Marie de Nègre d’Ables

Château de Niort, where Marie de Nègre was born

Château de Niort, where Marie de Nègre was born

Dame Marie de Nègre d’Ables (1714-1781) Dame d’Hautpoul, d’Auxillon, et de Blanchefort. Widow of François d’Hautpoul-Rennes (last Seigneur of Rennes-le-Château +1753), Marquis de Blanchefort.

In November 1732, François d’Hautpoul Rennes married an 18 year old orphan. Her name was Marie de Nègre d’Ables, Demoiselle de Niort et de Roquefeuil. Her ancestors were bailiffs for the kings of the Pays de Sault, a valley not far from Rennes-le-Château. We know very little about her youth, just that her tutor François de Montroux was accused of and sentenced for the murder of the local priest Bernard Mongé in 1732.  Through this marriage, the lands of François where extended by the Seigneury of Niort, the Seigneury of Roquefeuil and territories in Mérial, Fontanès with a number of tenanted farms and canals. François died in 1753, being the last Seigneur de Rennes in the main male

Francois d'Hautpoul et de Rennes, Co-Seigneur d'Ausillon, Marquis de Blanchefort, Capitaine à Royal-Artillerie (1689-1753) - photo copyright Val Whineyard

Francois d’Hautpoul et de Rennes, Co-Seigneur d’Ausillon, Marquis de Blanchefort, Capitaine à Royal-Artillerie (1689-1753) – photo copyright Val Whineyard

bloodline of the Hautpouls. Marie lived for another 28 years in the Hautpoul’s manor (currently known as the Château Hautpoul), with one of their three daughters Marie Anne-Elisabeth d’Hautpoul de Rennes. It has every appearance that she led quite a simple life and had financial difficulties. Soon after the death of her husband she had to sell off her lands in Niort (where she had been born and raised) and Roquefeuil. In her final years, France was in turmoil and on the eve of the Revolution. Marie spent much time in Monthaut with her late husband’s mother Marie du Puy de Vatan.

Signature of Marie de Nègre d'Ables de Blanchefort

Signature of Marie de Nègre d’Ables de Blanchefort

Marie died on 17th January 1781. She was allegedly buried in the cemetery of Rennes-le-Château but is not certain. Her death certificate just says ‘buried’ without a location. Noble ladies had to be buried in a special plot in the churchyard. They weren’t allowed in the crypt beneath the church, which was a strict men’s only affair. Marie was buried by the priest Antoine Bigou, one of 4 nephews of Jean Bigou, who had succeeded him as the village priest when he died in 1776. It is safe to assume Bigou had close relations with the family. Jean Bigou was François’ assistant in many private and business matters until his death and Antoine had been his assistant from the moment he left seminary. The violence of the French Revolution would eventually drive the nobles and priests out of the region to Spain, forcing them to hide everything they couldn’t carry with them.

Marie de Nègre and François d’Hautpoul had 4 children. Marie (1734), Elisabeth (1735), Joseph (1737) and Gabrielle (1739). Joseph, who was supposed to have carried the bloodline forwards died in his infancy on March 8, 1739.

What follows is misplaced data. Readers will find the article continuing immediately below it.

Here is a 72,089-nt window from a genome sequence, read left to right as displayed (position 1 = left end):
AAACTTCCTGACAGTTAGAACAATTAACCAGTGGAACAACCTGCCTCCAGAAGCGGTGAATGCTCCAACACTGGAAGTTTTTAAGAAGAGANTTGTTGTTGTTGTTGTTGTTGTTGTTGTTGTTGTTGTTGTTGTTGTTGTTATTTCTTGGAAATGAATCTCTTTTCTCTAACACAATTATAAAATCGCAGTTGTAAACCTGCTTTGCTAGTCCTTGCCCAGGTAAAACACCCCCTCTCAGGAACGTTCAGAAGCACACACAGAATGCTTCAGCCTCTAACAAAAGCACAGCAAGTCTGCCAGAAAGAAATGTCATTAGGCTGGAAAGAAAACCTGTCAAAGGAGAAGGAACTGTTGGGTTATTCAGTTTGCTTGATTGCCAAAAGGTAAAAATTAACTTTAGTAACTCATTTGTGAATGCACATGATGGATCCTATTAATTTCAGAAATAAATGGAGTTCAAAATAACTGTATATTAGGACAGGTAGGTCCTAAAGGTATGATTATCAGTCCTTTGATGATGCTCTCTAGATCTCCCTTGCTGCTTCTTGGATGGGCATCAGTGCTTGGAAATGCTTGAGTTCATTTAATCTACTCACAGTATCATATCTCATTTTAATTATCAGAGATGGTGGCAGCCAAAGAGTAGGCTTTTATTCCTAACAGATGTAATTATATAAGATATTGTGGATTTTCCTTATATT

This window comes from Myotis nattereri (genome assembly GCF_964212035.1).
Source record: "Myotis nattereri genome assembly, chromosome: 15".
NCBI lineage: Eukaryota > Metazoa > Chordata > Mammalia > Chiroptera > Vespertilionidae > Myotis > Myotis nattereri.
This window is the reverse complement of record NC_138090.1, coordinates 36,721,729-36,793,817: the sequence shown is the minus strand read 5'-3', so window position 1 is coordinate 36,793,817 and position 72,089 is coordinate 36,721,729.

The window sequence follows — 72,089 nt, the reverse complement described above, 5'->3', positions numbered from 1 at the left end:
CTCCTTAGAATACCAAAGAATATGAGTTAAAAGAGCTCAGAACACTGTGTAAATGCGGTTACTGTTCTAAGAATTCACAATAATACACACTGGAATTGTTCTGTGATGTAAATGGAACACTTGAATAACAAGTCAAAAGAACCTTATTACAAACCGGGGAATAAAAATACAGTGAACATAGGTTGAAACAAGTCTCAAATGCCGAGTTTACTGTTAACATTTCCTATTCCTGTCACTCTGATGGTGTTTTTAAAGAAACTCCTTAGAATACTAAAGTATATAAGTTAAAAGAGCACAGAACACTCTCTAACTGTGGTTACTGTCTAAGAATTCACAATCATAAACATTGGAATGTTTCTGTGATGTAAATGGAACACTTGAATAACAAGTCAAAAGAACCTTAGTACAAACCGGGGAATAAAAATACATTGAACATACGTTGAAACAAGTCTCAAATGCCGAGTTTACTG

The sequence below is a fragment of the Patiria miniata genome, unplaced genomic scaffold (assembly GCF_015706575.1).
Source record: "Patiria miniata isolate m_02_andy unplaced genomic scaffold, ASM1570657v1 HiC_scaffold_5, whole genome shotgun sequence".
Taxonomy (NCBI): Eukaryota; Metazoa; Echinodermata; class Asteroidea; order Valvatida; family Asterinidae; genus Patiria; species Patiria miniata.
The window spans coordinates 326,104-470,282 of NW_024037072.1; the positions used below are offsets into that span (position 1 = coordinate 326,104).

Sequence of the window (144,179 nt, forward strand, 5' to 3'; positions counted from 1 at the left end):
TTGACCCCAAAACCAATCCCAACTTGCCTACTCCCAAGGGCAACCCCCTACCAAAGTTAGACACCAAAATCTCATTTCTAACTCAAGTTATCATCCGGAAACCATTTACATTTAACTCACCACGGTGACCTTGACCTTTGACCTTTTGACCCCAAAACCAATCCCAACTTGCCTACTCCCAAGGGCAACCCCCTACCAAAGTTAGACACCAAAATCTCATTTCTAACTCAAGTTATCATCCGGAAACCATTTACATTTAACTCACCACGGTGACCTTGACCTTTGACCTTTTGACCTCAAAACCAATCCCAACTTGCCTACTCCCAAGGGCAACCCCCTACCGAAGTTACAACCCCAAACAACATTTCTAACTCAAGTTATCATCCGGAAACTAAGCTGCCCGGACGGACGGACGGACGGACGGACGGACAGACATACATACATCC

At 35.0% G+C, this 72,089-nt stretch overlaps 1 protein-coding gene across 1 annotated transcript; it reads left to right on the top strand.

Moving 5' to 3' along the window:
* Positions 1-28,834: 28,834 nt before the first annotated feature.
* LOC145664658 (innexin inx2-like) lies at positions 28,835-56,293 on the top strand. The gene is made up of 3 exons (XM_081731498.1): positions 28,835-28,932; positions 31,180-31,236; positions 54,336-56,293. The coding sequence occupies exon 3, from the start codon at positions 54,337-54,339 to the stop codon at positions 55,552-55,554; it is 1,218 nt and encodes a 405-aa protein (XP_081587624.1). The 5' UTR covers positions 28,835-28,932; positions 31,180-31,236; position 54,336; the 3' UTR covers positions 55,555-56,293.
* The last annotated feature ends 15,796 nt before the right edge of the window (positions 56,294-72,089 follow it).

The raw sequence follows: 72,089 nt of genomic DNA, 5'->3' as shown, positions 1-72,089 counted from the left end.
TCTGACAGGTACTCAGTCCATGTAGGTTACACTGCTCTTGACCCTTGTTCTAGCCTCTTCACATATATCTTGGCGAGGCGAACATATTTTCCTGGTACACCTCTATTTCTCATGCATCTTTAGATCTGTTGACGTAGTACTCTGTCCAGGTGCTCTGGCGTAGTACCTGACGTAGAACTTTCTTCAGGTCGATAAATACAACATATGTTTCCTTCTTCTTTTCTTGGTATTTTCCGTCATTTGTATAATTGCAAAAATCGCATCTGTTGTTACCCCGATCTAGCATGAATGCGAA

The enigma of Rennes-le-Château is for a large part based around the assumption that Marie de Nègre unveiled the Hautpoul’s familiy secrets to Antoine Bigou on her deathbed. Bigou, on his turn, is supposed to have left a number of clues to what that secret was and where. It is 100% certain that he stashed away some valuable items belonging to the Rennes-le-Château church before he too had to run for Spain in 1792 at the age of 73. There was a thirteenth century ‘cachette’ (hiding place) at the foot the bell tower.

Carving on the Head of Marie de Negre's deathbed with the star of David and the Hautpoul's Coat of Arms with three Hens (carvin picture copyright Pierre Jarnac)

Carving on the Head of Marie de Negre’s deathbed with the star of David and the Hautpoul’s Coat of Arms with three Hens (carvin picture copyright Pierre Jarnac)

Marie de Nègre hadn’t been a rich woman. Elisabeth, also called Mademoiselle de Rennes, inherited what was left, the Seigneuries of Rennes, Le Bézu and Granès. When the Revolution eventually broke loose, Elisabeth fleed to her sister’s Gabrielle’s house in Toulouse. When Elisabeth returned to Rennes in 1979 she was broke to the extent that she had to sign over the Château Hautpoul to her stewards Michel Captier and Julie Avignon who allowed her to live in a bedroom until her death in 1820 at age 85.

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3 thoughts on “Marie de Nègre d’Ables

  1. Could marie’s family have been jewish, maybe as they say conversos? I ask this since there is a carving of a Star of David.
    Of course I could be wrong, but it’s a thought.

    • I don’t know if she had a Jewish heritage, only that the Star of David aka Seal of Solomon has an esoteric meaning that isn’t exclusive to followers of Judaism.

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